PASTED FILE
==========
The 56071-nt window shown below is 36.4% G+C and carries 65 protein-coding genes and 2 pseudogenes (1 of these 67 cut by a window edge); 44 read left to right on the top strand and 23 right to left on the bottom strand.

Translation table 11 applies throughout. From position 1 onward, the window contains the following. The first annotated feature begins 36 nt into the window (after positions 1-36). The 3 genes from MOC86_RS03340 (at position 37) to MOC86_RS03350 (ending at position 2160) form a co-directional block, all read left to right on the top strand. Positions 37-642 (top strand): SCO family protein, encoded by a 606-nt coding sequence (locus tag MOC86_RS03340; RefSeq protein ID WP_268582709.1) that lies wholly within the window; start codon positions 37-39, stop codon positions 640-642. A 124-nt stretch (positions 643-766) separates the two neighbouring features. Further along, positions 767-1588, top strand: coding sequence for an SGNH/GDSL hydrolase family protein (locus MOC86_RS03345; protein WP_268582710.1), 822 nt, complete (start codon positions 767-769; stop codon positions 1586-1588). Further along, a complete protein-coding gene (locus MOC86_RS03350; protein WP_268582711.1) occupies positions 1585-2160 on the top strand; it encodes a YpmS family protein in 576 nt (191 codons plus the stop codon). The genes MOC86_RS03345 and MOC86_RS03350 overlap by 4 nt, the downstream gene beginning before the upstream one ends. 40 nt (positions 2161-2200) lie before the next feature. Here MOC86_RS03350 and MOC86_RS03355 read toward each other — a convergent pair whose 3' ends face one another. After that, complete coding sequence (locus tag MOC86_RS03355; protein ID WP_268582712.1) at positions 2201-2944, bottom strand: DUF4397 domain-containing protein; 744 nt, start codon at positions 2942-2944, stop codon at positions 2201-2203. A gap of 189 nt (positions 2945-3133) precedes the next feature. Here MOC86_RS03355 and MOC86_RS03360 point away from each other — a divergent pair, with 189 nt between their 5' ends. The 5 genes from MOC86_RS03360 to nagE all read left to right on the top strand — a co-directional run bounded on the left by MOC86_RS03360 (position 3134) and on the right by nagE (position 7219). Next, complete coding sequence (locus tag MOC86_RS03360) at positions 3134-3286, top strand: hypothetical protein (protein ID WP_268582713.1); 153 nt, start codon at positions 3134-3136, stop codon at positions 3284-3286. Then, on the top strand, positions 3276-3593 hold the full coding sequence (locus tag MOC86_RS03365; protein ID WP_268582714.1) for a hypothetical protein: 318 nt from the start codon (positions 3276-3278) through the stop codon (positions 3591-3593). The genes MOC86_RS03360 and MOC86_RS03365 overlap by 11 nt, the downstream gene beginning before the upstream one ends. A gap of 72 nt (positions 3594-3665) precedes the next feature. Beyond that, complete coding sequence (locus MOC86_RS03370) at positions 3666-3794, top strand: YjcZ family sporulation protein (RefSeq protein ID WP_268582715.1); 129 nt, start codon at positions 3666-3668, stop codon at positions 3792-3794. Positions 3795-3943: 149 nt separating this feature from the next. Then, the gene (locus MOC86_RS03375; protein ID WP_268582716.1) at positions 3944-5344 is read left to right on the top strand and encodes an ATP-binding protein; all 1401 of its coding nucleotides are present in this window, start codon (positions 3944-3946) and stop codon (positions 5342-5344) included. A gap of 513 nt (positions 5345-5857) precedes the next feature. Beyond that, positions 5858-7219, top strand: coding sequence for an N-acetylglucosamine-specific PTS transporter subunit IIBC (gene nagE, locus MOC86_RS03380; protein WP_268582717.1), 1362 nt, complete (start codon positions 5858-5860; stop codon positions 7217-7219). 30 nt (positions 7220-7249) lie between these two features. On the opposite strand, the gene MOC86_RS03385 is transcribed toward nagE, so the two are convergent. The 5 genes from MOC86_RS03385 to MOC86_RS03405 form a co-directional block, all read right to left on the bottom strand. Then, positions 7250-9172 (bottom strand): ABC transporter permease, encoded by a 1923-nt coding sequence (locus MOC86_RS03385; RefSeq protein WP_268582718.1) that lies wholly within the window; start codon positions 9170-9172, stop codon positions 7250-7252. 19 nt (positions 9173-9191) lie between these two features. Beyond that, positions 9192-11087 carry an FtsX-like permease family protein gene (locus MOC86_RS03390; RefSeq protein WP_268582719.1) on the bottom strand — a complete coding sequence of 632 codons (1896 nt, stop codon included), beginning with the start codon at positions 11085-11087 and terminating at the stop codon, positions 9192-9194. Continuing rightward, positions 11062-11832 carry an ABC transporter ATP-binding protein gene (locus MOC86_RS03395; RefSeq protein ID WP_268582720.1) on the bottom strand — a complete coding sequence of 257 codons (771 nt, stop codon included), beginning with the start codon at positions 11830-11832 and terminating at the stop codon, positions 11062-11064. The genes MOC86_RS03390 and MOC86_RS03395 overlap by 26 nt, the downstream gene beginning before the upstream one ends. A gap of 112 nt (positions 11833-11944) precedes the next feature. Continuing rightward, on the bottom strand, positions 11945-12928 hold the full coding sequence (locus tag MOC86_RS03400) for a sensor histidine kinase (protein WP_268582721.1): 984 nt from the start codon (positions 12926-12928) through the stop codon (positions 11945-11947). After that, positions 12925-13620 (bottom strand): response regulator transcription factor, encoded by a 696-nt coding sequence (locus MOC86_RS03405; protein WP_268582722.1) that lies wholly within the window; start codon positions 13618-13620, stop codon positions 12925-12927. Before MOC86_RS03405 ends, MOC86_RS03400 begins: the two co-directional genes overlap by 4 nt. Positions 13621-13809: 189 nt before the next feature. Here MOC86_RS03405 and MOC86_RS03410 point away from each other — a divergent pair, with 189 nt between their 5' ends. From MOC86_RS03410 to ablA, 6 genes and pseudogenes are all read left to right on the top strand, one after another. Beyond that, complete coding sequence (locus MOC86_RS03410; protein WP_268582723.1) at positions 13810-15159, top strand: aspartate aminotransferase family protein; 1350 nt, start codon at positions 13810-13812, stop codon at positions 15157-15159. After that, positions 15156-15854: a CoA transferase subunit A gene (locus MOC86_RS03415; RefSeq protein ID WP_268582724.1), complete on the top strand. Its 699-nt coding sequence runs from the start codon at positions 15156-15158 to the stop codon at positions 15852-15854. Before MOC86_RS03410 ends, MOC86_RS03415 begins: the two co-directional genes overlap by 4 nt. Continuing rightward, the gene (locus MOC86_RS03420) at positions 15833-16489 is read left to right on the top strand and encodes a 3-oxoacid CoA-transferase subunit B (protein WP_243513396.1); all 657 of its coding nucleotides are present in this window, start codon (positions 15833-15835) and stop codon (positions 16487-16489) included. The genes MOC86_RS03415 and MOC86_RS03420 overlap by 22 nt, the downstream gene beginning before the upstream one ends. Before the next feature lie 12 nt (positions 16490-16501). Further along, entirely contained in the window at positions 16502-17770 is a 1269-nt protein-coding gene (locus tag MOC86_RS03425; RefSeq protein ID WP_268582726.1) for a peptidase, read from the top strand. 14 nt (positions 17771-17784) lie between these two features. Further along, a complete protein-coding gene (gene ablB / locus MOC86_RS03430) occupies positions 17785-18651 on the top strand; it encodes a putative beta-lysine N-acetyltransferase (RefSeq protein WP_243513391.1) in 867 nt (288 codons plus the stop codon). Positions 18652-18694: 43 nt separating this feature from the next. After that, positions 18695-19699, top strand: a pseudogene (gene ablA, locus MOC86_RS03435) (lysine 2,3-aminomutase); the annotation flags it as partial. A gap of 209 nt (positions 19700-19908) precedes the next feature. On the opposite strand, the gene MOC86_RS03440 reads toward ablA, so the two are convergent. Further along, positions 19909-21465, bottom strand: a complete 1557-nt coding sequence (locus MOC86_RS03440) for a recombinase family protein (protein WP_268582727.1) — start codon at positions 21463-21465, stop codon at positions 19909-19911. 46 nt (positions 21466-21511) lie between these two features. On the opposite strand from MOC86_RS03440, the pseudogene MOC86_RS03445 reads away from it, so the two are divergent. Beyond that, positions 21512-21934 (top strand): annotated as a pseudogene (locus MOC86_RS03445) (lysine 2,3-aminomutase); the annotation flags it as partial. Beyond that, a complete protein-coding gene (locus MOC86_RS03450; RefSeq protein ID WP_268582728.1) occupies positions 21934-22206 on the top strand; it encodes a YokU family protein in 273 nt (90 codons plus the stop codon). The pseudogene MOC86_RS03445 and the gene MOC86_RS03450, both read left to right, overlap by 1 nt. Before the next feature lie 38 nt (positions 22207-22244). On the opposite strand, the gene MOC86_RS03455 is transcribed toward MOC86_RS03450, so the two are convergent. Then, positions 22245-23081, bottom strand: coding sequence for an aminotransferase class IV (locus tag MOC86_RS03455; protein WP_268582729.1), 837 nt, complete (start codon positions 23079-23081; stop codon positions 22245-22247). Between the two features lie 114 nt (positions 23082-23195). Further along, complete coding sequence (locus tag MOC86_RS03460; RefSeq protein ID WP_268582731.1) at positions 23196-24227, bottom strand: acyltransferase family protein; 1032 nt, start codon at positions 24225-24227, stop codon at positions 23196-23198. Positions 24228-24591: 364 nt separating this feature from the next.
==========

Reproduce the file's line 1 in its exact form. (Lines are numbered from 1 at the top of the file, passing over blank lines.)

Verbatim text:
The 56071-nt window shown below is 36.4% G+C and carries 65 protein-coding genes and 2 pseudogenes (1 of these 67 cut by a window edge); 44 read left to right on the top strand and 23 right to left on the bottom strand.